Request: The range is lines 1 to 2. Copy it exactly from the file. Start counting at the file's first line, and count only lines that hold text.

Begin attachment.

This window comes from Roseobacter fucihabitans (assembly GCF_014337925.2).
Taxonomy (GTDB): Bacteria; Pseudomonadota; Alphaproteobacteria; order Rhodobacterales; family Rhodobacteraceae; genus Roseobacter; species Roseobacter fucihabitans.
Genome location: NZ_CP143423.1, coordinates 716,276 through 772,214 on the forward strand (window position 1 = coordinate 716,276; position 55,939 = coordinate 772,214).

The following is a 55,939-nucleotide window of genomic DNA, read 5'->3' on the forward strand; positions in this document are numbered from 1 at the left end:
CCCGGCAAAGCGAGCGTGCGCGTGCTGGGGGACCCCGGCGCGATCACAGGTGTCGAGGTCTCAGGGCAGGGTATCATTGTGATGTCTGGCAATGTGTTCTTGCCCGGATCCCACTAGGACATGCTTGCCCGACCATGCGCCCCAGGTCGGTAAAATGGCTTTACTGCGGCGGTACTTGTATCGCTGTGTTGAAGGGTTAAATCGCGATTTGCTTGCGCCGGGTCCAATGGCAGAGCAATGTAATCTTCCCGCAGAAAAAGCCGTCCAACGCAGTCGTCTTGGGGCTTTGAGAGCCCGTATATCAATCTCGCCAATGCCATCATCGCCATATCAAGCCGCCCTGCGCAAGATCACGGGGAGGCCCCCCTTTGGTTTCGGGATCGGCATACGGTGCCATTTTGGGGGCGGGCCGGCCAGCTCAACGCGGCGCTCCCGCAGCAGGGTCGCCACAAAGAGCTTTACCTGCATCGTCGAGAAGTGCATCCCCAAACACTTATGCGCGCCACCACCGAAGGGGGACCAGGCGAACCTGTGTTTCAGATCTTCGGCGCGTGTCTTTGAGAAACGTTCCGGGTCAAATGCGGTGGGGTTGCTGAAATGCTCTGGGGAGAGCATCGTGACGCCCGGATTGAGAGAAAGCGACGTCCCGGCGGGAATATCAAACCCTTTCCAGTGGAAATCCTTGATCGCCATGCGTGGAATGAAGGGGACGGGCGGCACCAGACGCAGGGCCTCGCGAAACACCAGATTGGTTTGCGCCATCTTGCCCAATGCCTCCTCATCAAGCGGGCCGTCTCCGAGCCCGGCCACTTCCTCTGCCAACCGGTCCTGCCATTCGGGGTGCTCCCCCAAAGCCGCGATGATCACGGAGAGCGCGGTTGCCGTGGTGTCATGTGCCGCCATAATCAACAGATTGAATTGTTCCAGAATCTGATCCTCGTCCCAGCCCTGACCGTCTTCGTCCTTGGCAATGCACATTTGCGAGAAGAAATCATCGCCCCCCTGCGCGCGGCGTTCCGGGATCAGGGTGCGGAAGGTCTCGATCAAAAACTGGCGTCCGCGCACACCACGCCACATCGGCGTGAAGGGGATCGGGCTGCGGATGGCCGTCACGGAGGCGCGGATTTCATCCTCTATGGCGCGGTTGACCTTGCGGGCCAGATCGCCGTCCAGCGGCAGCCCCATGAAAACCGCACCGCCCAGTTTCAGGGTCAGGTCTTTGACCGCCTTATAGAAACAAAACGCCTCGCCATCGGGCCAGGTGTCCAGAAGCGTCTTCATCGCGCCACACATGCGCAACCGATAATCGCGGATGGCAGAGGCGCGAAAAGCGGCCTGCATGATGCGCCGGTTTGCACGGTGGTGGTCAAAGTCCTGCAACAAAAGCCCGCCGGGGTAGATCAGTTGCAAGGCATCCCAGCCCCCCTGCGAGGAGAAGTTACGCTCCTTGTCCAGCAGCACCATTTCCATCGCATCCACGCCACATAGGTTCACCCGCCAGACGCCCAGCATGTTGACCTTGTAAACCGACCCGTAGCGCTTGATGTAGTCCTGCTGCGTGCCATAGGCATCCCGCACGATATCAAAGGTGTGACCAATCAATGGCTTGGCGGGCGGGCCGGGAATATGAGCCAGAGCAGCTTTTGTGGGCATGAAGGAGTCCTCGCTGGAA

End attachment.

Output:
This window comes from Roseobacter fucihabitans (assembly GCF_014337925.2).
Taxonomy (GTDB): Bacteria; Pseudomonadota; Alphaproteobacteria; order Rhodobacterales; family Rhodobacteraceae; genus Roseobacter; species Roseobacter fucihabitans.